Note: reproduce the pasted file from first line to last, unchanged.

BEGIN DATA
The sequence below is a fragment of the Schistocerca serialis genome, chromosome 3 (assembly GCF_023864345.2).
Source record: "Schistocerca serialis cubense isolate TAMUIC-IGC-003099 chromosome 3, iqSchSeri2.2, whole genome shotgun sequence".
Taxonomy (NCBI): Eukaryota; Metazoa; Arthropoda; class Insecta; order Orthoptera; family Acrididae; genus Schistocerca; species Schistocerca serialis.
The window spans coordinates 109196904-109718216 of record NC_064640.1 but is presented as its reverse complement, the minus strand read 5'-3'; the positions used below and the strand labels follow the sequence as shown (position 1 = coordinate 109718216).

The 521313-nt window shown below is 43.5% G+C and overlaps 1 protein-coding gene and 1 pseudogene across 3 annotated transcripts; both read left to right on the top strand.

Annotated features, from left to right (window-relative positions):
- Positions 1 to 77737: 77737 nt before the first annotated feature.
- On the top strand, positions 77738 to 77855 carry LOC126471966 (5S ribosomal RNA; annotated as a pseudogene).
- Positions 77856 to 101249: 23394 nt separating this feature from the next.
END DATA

The sequence below is a fragment of the Schistocerca serialis genome, chromosome 3 (assembly GCF_023864345.2).
Source record: "Schistocerca serialis cubense isolate TAMUIC-IGC-003099 chromosome 3, iqSchSeri2.2, whole genome shotgun sequence".
Taxonomy (NCBI): Eukaryota; Metazoa; Arthropoda; class Insecta; order Orthoptera; family Acrididae; genus Schistocerca; species Schistocerca serialis.
The window spans coordinates 109196904-109718216 of record NC_064640.1 but is presented as its reverse complement, the minus strand read 5'-3'; the positions used below and the strand labels follow the sequence as shown (position 1 = coordinate 109718216).

The 521313-nt window shown below is 43.5% G+C and overlaps 1 protein-coding gene and 1 pseudogene across 3 annotated transcripts; both read left to right on the top strand.

Annotated features, from left to right (window-relative positions):
- Positions 1 to 77737: 77737 nt before the first annotated feature.
- On the top strand, positions 77738 to 77855 carry LOC126471966 (5S ribosomal RNA; annotated as a pseudogene).
- Positions 77856 to 101249: 23394 nt separating this feature from the next.